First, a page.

Christians on the Edge of Extinction

Voices from Iraq Call out in Wake of Last Summer’s ISIS Invasion

By Published on February 23, 2015

It was the sweltering summer of 2014. The Islamic State, or ISIS, had spilled out of the blood and chaos of Syria, advancing into Iraq. They destroyed human beings when it suited them. The terrorists took over homes, churches, and shops, wrecking anything they did not steal. Black flags flew from vehicles filled with jeering jihadists. Shouts of “Allahu Akbar!” echoed in the dusty streets.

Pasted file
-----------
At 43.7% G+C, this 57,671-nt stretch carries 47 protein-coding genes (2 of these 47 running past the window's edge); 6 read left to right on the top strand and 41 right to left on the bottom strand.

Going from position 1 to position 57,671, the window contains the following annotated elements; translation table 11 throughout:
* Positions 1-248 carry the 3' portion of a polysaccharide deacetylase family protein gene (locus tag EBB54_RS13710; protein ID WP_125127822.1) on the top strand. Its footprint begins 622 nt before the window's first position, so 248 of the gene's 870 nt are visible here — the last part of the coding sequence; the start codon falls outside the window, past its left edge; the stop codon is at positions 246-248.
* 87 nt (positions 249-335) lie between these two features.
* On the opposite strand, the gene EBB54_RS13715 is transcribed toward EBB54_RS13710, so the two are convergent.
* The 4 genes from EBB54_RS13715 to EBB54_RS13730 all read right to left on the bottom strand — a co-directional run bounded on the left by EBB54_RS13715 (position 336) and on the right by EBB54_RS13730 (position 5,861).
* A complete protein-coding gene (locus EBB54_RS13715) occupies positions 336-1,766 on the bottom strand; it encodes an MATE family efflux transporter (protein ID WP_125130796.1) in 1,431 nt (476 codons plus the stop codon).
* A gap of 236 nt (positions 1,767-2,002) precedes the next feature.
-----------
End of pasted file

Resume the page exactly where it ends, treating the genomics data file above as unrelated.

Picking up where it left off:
Even so, many of those who lived in this part of northern Iraq, in the mostly Christian towns and villages of the ancient Ninevah Plain, said that what happened was an odd blend of fear and reassurance. “Don’t worry,” the ISIS troops told many of them, particularly the elderly women. “We will not hurt you. You are our mother. We are your sons.”

Perhaps this was like the Jews of 1930s Europe being told that the ghettos were for their own safety.

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Absolute Surrender
Michelle Cushatt
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